Where does the power lie?

So there we are being all powerful again. There we go showing the world that the UK is an almighty important country. War. That’s what power means to people. The decision to bomb other countries and to kill foreigners has been passed in the UK parliament. Not in my name.

Our standing as part of the UK – devalued and discoloured

One of the main tenants of the No Campaign was this idea that the UK would lose its international standing if Scotland left the union. This was to presume of course that our “standing” in the world was something worth keeping: surely it depends what you stand for rather than how high you stand?

The westminster parties, through the fog of war and the mist of time, see that the UK is somehow worthy of this status as a world power. This belief has come to the fore again with the UK parliament backing the UK’s involvement in the conflict in Iraq. At the moment, at least some small saving grace, is that Syria is a step too far.

This lust and desire for power is what lies at the heart of every modern day decision to send troops to war.  Make no bones about it. The UK establishment is still power hungry, searching for it at every turn. To stand “shoulder to shoulder” with great powers must mean they are powerful too.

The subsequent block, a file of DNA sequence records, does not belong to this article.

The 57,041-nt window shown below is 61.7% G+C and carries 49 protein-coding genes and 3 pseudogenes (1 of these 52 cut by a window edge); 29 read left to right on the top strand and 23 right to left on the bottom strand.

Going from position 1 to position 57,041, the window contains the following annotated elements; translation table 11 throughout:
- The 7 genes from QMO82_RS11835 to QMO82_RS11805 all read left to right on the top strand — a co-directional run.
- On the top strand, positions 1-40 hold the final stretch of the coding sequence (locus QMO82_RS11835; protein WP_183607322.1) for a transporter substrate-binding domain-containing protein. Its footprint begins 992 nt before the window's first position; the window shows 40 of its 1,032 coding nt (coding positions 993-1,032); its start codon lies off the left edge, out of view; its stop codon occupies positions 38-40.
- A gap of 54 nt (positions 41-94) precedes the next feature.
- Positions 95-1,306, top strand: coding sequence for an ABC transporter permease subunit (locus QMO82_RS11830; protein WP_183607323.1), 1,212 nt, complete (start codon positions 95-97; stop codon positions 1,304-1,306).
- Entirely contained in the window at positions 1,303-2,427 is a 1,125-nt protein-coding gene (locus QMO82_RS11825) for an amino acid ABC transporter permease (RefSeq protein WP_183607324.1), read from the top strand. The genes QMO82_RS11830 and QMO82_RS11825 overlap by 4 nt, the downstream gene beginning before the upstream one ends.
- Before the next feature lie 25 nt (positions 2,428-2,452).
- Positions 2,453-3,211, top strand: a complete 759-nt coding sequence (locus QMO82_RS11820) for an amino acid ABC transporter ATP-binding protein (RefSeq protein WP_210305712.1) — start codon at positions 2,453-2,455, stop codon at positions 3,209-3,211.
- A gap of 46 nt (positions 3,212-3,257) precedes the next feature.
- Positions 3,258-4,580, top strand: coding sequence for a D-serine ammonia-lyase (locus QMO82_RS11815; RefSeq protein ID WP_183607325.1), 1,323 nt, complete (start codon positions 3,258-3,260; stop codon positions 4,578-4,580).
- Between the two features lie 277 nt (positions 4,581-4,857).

The Scottish nuclear question

This need for power goes a long way to explaining the blind westminster panic at the idea of losing a base for their weapons of mass destruction in Scotland.

A friend and fine journalist wrote an article in El Pias in which my opposition to nuclear weapons was mentioned. I stand by it and with every decision to go to war it is strengthened. The decision to rid Scotland of Europe’s largest nuclear arsenal was reason enough for me to support the yes campaign.

Power is defined by military might. 21st century power is linked to the ownership of nuclear weapons.  It’s the power of fear. It’s the skinny kid in the play ground who has the big beefy brothers.

The decision to go to war is I believe for most, including even politicians, a moral one. Everyone should be entitled to their view. Reasons will be explained why “we have to go to war” but I don’t buy any of them. We can take  a purely humanitarian role. We can use the diplomatic corridors. We can do all we can not to compound the problems with force.

I.S, ISIS, Islamic State or ISIL appear to be the most brutal of regimes.  But a real, substantial, direct and sizeable threat for the UK? I really can’t see it. How many more OAPs will die of hypothermia in Scotland this winter than those UK citiznes directly or indirectly linked to ISIS? We have clear and present dangers affecting this land, ones that we can address, ones that we can solve. How about directing some of the spoils of power to target those ills?

The yes coalition parties in westminster voted against force.

“MPs voted by 524 to 43 to sanction the UK air strikes, limited to Iraq, with 69 MPs not voting. A total of 23 Labour MPs, five Tories and two Lib Dem MPs voted against UK action along with the SNP MPs and the Green MP Caroline Lucas” – The Guardian

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